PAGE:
I’m not really one for opting kit lists, even though I get asked about them frequently. This article spotlights the gear that I have used for some time and which I think is, at least, top class if not top of the class. These are products that have not let me down!
It is not a complete kit list and you all see that some categories are empty, probably because I haven’t found a piece of kit I am really happy with. Over the months new items will be added — only after extensive use — and some will no doubt disappear, perhaps because of availability.
My gear verges on the lightweight/ultra lightweight. Bear that in mind before laying into it!
Paramo make gear that is designed to deal with the cold and wet of a Northern Winter. The Analogy fabric garments effectively have two layers, an inner which moves water — not just moisture — away from the body, and an outer which is designed to protect the inner. The jacket is not waterproof in a scientific way but in reality it is.
I’m not sure about the durability and effectiveness of some of the new, lighter, materials used in paramo’s waterproofs but this jacket really works. It is a proper winter jacket, properly long and the front and back. A good and robust two way zip/zipper is very functional.
I like Paramo’s winter trousers but quickly find that they get too hot. I have had real problems with the durability of Paramo’s lighter trousers, so much so that I have gone back to over trousers for longer backpacking trips and summer walking. There is really nothing much not to like about these trousers, they are light, tough, waterproof and easily breathable enough.
Merino Base Layers
For most of the year nothing beats merino wool base layers and I wear both tops and briefs made of the stuff. I own both tops and bottoms from Smartwool and Icebreaker as well as Chocolate Fish. I would rate Smartwool as preferable to Icebreaker (although it is marginal).
Chocolate Fish has a commitment to ethical production that might appeal bt I think they win on performance grounds. The top layers are especially welcome as they have a proper length to them — no danger of having your back exposed to the cold.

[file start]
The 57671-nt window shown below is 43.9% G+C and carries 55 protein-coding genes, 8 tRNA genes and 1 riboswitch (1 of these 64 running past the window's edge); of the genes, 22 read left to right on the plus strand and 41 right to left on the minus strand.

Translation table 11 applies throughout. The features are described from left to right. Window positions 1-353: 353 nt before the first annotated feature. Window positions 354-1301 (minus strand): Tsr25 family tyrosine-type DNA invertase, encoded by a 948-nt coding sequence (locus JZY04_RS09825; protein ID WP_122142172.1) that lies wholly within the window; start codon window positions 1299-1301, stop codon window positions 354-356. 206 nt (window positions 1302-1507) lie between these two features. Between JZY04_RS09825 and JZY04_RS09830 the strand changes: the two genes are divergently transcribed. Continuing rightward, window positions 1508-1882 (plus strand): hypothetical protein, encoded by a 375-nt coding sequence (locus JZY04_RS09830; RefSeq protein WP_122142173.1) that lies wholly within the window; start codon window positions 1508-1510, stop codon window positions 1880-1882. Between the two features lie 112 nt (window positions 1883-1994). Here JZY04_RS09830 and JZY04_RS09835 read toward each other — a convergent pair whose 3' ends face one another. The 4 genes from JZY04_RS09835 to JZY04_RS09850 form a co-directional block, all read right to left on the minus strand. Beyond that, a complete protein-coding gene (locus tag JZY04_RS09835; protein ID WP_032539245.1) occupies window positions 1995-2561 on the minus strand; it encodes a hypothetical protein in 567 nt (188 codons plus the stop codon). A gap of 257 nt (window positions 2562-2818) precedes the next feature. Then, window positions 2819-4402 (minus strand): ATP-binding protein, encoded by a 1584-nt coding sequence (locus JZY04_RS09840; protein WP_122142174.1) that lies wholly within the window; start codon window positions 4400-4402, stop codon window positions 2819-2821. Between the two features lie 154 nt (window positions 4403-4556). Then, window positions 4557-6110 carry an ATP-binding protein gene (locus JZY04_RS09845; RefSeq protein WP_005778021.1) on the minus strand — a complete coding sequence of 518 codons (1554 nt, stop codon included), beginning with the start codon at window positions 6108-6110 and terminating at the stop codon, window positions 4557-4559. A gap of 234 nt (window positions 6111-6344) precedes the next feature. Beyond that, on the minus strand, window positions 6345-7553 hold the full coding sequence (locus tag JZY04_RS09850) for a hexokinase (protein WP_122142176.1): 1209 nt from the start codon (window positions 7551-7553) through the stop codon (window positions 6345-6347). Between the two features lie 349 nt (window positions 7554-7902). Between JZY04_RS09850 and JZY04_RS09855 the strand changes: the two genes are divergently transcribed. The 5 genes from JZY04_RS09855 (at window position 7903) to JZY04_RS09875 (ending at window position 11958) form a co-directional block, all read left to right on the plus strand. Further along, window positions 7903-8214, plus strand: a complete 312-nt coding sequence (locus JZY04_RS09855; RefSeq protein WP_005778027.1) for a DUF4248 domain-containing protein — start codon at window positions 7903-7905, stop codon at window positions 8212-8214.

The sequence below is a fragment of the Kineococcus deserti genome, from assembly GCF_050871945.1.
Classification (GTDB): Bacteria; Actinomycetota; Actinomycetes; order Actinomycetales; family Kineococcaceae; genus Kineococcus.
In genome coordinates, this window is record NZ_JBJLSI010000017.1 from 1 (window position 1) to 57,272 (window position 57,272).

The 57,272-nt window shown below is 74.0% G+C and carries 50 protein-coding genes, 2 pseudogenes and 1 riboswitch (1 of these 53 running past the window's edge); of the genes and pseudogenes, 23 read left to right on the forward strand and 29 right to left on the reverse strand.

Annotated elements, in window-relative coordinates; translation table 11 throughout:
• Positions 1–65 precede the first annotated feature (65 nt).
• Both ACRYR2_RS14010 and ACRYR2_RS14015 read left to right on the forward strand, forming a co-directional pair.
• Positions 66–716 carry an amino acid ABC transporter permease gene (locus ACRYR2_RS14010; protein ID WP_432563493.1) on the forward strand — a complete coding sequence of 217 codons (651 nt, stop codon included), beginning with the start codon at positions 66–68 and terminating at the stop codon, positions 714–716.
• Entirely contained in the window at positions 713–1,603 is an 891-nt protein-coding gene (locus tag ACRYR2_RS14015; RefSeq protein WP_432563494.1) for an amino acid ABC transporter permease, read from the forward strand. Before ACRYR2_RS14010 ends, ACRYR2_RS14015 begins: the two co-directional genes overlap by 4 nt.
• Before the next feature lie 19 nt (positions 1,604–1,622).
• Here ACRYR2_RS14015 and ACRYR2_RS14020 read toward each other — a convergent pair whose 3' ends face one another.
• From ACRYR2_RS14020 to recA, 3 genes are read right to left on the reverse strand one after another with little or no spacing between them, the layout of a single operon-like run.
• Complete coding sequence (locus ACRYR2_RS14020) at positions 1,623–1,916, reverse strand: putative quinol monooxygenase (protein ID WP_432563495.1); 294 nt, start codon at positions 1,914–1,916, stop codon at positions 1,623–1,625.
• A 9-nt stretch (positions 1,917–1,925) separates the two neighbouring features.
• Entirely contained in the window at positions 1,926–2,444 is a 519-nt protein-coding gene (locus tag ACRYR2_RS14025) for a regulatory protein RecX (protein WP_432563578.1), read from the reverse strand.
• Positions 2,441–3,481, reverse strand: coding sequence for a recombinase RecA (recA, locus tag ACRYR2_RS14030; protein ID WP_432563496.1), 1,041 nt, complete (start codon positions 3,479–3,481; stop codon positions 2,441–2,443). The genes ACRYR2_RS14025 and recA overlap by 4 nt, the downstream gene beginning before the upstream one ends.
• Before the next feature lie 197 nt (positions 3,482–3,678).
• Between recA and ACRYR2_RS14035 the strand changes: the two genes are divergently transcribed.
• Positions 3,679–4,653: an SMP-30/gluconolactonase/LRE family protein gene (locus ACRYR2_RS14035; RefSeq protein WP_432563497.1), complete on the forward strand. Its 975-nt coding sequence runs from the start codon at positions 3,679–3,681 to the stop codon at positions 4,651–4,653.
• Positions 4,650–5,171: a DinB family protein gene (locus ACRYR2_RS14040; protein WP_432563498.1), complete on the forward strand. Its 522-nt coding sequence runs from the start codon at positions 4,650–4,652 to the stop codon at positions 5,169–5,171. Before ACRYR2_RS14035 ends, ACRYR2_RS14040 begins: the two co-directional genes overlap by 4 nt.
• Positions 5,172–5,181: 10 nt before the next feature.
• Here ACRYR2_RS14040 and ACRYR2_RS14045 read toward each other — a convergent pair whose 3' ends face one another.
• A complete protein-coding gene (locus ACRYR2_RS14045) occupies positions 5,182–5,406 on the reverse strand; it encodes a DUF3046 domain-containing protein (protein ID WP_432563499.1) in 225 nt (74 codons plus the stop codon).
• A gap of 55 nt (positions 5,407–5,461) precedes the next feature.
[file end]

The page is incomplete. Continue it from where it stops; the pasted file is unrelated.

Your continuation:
Chocolate Fish garments are very well made, wear well and I’ve never had any problems when washing them.
Lightweight, breathable and very comfortable. Does everything you want. These are far more comfortable and breathable that the Montane Terra Pants that I have used for years. They are also proving to be very durable _ even with large expanses of flexible and hyper breathable fabric built in. I have no issue with these whatsoever. Superb.
Summer Hiking Shirts
In my opinion Paramo’s warm weather gear is as good as their winter gear. The design may seem odd at times but these are very light, robust and deal with sweat effectively — they are designed to catch even the lightest of breezes. I don’t know why the work and they are better than my others, but they just are!
X-Socks are the perfect companions to trail shoes that are designed to let in the water. These are light and dry very quickly. Although they are synthetic I have never had any problems with comfort or wear. I usually wear Trek-Lite socks but I also have a superb warm weather sock which is the best I have ever worn in heat.
My favourite merino socks are from Teko. For some reason these seem to hold their shape and form better than Smartwool and so are longer lasting. As good a merino sock as you can get.
I haven’t worn boots since I first tried these. Getting your feet wet is not a problem as they dry so quickly. Flexibility means that you can really feel the ground user your toes — I feel safer on rock and uneven land. These are light trail shoes and as such are replaced once a year which, of course, represents an annual expenditure of £80 or so.
A very powerful burner which is quick and easy to use and is comparable to the boil times of canister stoves.
At just over 300 grams this is a marvel that has clearly designed by an actual trail walker. It is a very comfortable, frameless, pack. The shoulder pads are very capably of carrying a reasonable load. I re-enforce the back with a cheap three panel closed foam mat and this gives it a fair amount of stiffness. At a push I can carry six days of food in the pack — with lightweight gear. Made from Dyneema which is as tough as ou can get with lightweight fabrics. Has to be imported from the USA but I’ve seen nothing I like as much here. This is lighter than my Dyneema day pack from ULA!
I love these. He are engineered to work differently to normal poles; you use them differently and I think they use less energy. Available in carbon or aluminium. I stick to aluminium, mainly because I use them to keep up my shelter and don’t really want the risk of breakage!
I use this all year round now, it is a fantastic shelter. Although named the Duomid I reckon this is the perfect UK 4 season shelter for one person — tons of usable space. Not cheap, but a very lightweight and useable tent. Cuben does not shrink and gives you a pretty sturdy pitch. I use mine with a single tent pole — it has survived some truly horrendous weather.
I use a Mac and don’t like planning routes or trips on a mobile device or in a web page. Routebuddy is a full functional programme which is the best offering on OSX machines. It also runs on Windows machines, but why would you?